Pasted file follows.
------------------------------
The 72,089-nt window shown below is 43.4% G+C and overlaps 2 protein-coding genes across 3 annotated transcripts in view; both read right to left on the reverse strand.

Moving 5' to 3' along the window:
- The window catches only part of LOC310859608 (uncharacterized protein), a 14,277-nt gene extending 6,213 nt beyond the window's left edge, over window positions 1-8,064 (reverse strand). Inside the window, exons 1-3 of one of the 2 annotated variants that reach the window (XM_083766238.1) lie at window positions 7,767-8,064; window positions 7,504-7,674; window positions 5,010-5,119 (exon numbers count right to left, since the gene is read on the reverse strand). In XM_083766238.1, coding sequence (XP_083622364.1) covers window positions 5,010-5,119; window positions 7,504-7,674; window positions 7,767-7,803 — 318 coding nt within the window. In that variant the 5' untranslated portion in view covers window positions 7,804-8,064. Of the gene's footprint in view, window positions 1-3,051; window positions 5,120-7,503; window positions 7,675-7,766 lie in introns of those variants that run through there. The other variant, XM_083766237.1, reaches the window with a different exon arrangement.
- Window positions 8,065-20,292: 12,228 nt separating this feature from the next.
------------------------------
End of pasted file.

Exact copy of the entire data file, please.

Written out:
The 72,089-nt window shown below is 43.4% G+C and overlaps 2 protein-coding genes across 3 annotated transcripts in view; both read right to left on the reverse strand.

Moving 5' to 3' along the window:
- The window catches only part of LOC310859608 (uncharacterized protein), a 14,277-nt gene extending 6,213 nt beyond the window's left edge, over window positions 1-8,064 (reverse strand). Inside the window, exons 1-3 of one of the 2 annotated variants that reach the window (XM_083766238.1) lie at window positions 7,767-8,064; window positions 7,504-7,674; window positions 5,010-5,119 (exon numbers count right to left, since the gene is read on the reverse strand). In XM_083766238.1, coding sequence (XP_083622364.1) covers window positions 5,010-5,119; window positions 7,504-7,674; window positions 7,767-7,803 — 318 coding nt within the window. In that variant the 5' untranslated portion in view covers window positions 7,804-8,064. Of the gene's footprint in view, window positions 1-3,051; window positions 5,120-7,503; window positions 7,675-7,766 lie in introns of those variants that run through there. The other variant, XM_083766237.1, reaches the window with a different exon arrangement.
- Window positions 8,065-20,292: 12,228 nt separating this feature from the next.